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Do You Know When Your Annual Reports Are Due?

By Marcia Richards Suelzer, MA, JD | April 19, 2013

If you operate your business as a formal entity, such as a corporation or a limited liability company, then it is very likely that you are required to file an "Annual Report" with the state where you formed the entity. What's more, if you do business in states other than your home state, you may very well have annual filing obligations in those states as well.


Betty operates Fabulous Flowers, Inc. She incorporated in her home state of Wisconsin, but operates stores in Illinois and Iowa, as well as in Wisconsin. Betty must file information reports in all three states.

If you fail to file these required reports, you can face stiff penalties, which can range from fines to the administrative dissolution of your entity or the revocation of its right to do business in a state. (Dissolution of your entity can make you personally liable to claims of your business creditors!)

What Information Is Required?

What information is required depends upon the state's purpose in imposing the report requirement. All states want to make sure that its residents, investors and government agencies have the information necessary to locate and communicate with business entities operating in the state. However, some states also impose a franchise tax on entities (especially corporations) that do business within their borders. These states may require reporting of a wide variety of financial information to help them determine the amount of franchise tax due.


A franchise tax is a tax imposed on the privilege of carrying on a business as a statutory entity, such as a corporation or an LLC. The franchise tax is often measured by the business' income, but may be based upon other criteria, such as a corporation's authorized shares or paid-in capital. In most states, the franchise tax is imposed separately and in addition to the state income tax.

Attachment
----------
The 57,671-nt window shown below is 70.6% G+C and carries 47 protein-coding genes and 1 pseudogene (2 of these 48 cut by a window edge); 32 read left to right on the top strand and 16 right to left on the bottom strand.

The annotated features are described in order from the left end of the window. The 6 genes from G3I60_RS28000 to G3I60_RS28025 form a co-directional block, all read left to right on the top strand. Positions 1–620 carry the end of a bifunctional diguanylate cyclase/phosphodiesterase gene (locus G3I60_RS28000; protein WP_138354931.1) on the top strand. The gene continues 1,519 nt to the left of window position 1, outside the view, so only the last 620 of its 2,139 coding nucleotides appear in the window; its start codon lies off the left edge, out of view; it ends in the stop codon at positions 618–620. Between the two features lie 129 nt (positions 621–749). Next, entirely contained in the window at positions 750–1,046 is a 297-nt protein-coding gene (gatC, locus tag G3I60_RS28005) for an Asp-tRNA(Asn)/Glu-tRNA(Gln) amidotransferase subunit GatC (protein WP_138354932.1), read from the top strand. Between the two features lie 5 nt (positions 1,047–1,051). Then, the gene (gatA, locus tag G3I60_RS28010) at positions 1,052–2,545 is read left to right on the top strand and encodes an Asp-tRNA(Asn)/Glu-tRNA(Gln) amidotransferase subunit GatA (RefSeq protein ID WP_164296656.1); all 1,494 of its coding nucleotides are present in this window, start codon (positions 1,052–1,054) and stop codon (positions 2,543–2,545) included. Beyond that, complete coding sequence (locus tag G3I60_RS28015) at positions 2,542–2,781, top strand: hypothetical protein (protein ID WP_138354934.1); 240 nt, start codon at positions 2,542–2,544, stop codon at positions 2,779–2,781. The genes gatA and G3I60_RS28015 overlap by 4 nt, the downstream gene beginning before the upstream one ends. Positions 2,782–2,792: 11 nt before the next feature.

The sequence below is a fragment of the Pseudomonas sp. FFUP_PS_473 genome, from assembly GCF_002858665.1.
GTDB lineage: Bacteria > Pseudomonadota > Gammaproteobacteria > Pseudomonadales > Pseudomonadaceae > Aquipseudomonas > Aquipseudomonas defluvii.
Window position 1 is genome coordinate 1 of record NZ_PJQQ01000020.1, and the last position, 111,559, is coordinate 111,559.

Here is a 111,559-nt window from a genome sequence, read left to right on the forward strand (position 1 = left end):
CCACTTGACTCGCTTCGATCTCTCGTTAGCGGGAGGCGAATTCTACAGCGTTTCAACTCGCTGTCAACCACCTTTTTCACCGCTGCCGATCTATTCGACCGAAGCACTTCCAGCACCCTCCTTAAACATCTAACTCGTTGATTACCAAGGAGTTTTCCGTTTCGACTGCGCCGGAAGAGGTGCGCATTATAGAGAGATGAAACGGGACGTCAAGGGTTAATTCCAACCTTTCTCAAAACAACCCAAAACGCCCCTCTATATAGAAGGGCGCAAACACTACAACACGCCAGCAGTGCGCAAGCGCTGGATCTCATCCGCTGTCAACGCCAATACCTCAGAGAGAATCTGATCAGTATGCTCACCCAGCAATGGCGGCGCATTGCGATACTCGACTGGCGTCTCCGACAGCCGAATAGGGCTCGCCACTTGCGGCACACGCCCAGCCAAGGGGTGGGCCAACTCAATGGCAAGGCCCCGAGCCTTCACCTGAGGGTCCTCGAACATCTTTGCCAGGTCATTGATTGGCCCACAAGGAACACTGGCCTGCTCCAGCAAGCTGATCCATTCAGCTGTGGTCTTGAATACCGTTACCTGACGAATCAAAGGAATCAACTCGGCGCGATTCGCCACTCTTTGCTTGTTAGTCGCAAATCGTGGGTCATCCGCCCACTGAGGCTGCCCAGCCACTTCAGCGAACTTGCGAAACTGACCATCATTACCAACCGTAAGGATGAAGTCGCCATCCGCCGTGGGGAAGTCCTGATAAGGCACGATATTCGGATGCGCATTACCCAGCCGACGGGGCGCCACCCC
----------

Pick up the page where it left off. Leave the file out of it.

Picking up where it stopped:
Some states make the business owner's job easier by sending you the appropriate form, preprinted using the most current information on file. Your job then becomes a matter of double-checking to see if the information is still accurate and making any necessary corrections. In other states, you must take the initiative to retrieve, complete and file the return by the due date.

When Are Reports Due?

Unlike tax return filing dates, the due dates for annual reports vary widely from state-to-state (and even by entity type within a particular state). The due date is determined in one of two ways:

  • a fixed date by entity type, or
  • a due date based on the anniversary of your entity's formation or qualification in that state.

In recent years, more and more states are moving to the anniversary date as the due date. While this makes it easier on the secretary of state's office, it makes in harder on the business owner to keep track of due dates, particularly if you do business in multiple states. As a result of the economic downturn, many states have eliminated the practice of sending reminders to alert the business owner that the annual report is due. Therefore, to avoid fines and penalties, the business owner must keep track of all the relevant due dates.


Betty's Fabulous Flowers, LLC was formed in Wisconsin in June. It qualified to do business in Illinois is September and in Iowa in October. Wisconsin and Illinois based their annual report due dates on the entity's anniversary date. She will need to file her Wisconsin Annual Report on June 30 and her Illinois Annual Report on September 1. Iowa, however, is one of the few states that requires biennial rather than annual filing: Iowa's report is due on April 1 of even-numbered years. Therefore, Betty does not have to file a report in Iowa in 2013.

While most states still permit you to file paper copies of your annual report, many states now charge a higher fee if you opt to file a paper return. For example, Betty's Fabulous Flowers, Inc. will pay a $25 fee to Wisconsin if she files electronically, but a $40 fee if she wants to be old-school and use a paper form. And, a growing number of states now require electronic filing.

Work Smart

Many small business owners elect to "outsource" their annual report filings to a company that specializes in entity compliance, such as BizFilings. (On-going compliance management can be provided as a stand-alone service, but is included with registered agent services) Using compliance professionals frees you from having to worry about when the Annual Report is due, what information is required, what forms must be used and how the forms must be filed.

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